Bell, L., & Bull, G. (2005). Professional dialog and best practices. Contemporary Issues in Technology and Teacher Education [Online serial], 5(1). Retrieved from https://www.citejournal.org/volume-5/issue-1-05/editorial/professional-dialog-and-best-practices

Professional Dialog and Best Practices

by Lynn Bell, University of Virginia; & Glen Bull, University of Virginia

 

The National Technology Leadership Coalition

The CITE Journal is published by the Society for Information Technology and Teacher Education (SITE) and is one of the more tangible products of a consortium referred to as the National Technology Leadership Coalition (NTLC). This consortium was established to provide a forum for collaboration across teacher educator associations. Its membership includes SITE and the following charter organizations:

• Association for Science Teacher Education
• Association for Mathematics Teacher Educators
• NCTE Conference on English Education
• NCSS College and University Faculty Assembly
• International Society for Technology in Education

Three new members joined the coalition in the past year:

• American Association of Colleges for Teacher Education
• Association of Teacher Educators
• National Association of the Early Childhood Teacher Educators

In addition to providing an editorial oversight for their respective sections of the journal, associations in the NTLC provide leadership for SITE committees and send representatives to an annual autumn retreat—the National Technology Leadership Summit.

Last year Debra Sprague published an editorial in CITE Journal that asked the question, “Are We Talking to Ourselves” (2004, Vol. 3, Issue 4). This editorial called for increased dialog between the educational technology associations such as SITE and ISTE and the teacher educator associations. During the past year, the NTLC has taken up her challenge. A number of the activities of the NTLC have resulted in increased interactions across professional associations, many of them stemming from dialog occurring at the most recent National Technology Leadership Summit, held at the Library of Congress.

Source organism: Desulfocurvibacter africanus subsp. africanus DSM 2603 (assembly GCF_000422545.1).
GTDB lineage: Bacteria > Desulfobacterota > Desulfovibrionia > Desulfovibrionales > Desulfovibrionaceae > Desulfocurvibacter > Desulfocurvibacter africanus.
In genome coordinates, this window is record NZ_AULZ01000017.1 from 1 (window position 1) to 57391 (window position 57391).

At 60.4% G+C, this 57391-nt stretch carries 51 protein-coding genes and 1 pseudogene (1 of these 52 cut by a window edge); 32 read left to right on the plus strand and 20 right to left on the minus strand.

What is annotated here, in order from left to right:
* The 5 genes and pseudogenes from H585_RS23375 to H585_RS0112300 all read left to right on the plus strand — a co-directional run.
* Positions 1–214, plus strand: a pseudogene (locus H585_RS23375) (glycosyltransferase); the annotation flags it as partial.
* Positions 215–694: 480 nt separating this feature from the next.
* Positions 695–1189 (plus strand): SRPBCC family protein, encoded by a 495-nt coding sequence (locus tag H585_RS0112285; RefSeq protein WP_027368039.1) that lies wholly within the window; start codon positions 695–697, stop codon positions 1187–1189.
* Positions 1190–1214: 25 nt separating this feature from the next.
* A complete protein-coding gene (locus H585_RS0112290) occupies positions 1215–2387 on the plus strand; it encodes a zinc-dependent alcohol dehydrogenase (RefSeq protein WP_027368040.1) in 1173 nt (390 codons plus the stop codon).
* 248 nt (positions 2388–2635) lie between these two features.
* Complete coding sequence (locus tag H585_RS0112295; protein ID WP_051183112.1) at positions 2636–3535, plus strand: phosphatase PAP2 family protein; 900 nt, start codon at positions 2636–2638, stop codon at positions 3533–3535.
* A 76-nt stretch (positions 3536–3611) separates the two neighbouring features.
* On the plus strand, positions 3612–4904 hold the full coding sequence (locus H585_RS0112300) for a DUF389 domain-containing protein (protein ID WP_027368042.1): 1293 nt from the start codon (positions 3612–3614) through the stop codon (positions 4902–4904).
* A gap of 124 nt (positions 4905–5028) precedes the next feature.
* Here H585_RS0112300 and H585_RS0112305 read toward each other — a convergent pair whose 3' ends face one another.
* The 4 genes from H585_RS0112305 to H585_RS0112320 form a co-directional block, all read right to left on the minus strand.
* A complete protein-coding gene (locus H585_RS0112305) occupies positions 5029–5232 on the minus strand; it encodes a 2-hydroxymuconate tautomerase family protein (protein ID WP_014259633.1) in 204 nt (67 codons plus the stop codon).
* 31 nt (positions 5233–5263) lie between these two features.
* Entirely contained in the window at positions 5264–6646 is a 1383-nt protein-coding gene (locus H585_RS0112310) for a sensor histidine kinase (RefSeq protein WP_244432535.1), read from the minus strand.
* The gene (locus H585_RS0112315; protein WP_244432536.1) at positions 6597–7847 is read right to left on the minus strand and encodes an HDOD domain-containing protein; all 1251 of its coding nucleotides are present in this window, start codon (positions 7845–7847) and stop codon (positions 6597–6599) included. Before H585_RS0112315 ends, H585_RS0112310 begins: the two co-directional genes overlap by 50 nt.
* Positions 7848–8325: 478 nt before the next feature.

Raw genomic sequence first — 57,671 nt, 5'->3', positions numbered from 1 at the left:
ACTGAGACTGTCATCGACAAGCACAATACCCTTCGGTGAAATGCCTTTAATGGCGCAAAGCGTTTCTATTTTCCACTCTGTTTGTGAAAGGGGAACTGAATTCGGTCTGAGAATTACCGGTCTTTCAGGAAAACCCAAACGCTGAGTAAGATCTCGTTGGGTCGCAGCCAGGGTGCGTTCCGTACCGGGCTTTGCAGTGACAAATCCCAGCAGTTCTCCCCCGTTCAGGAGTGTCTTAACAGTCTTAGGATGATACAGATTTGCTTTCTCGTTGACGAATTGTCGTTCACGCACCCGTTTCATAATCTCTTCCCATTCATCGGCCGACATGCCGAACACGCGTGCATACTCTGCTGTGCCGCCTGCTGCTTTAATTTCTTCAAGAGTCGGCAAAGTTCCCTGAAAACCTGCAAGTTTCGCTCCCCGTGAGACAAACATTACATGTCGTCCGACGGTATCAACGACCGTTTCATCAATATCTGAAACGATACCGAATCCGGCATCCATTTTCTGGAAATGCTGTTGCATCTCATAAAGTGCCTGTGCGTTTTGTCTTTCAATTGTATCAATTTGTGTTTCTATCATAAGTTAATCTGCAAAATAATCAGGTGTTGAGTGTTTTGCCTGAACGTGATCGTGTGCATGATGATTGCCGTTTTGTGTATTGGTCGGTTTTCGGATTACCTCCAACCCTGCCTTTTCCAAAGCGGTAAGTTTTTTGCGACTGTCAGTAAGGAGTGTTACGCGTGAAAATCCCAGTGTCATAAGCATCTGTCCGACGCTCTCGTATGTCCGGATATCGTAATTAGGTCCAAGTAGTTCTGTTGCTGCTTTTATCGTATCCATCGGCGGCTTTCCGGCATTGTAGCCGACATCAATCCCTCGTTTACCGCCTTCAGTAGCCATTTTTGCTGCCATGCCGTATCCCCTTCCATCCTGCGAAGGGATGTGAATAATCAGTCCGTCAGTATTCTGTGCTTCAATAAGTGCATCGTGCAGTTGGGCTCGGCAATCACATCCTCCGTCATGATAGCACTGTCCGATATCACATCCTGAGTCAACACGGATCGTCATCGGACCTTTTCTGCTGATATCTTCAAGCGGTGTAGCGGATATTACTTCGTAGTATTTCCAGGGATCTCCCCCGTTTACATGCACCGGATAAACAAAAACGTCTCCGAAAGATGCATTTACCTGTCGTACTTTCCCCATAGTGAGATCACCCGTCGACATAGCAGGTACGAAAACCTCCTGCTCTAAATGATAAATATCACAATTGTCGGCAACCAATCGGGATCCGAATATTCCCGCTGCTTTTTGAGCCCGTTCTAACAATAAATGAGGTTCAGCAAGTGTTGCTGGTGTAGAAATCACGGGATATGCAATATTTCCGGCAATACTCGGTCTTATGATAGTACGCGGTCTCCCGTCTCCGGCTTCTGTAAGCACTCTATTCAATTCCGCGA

One activity involves identification of a proactive approach to a research agenda for educational technology. This discussion began as a dialog among the editors of the relevant technology journals at the summit. A keynote panel was held at SITE 2005 in Phoenix, Arizona, to continue the discussion, followed by a panel at the 2005 American Educational Research Association meeting in Vancouver.

Continuation of the dialog is scheduled for a panel at the 2005 National Educational Computing Conference in Philadelphia. Editorials addressing this important topic have been published in the spring 2005 issues of the Journal of Research on Technology in Education and the Journal of Computers in Teacher Education.

A dialog across conferences, journals, and professional associations is an important outcome of the coalition. The CITE Journal stands at the center of this dialog by virtue of its collective sponsorship by participating associations, and we will be sure to provide periodic updates as the discussion continues.

CITE/JTATE Technology Leadership Awards

Collective identification of best practices is another important mechanism for professional dialog. The second round of Technology Leadership Awards were presented in fall 2004.

The CITE/JTATE Technology Leadership Awards were established to recognize exemplary uses of technology to teach content in teacher education programs. The Technology Leadership Awards review panel (see appendix) includes editors from the CITE Journal (which includes representation from a broad array of professional associations), as well as reviewers from our sister publication, the Journal of Technology and Teacher Education (JTATE).

The primary objective of the Technology Leadership Awards is to identify and encourage innovative uses of technology that prepare teachers to enhance student learning of content (e.g., mathematics, science, English, social studies, etc.). The focus is on instructional applications rather than uses of technology that facilitate administrative tasks in the classroom.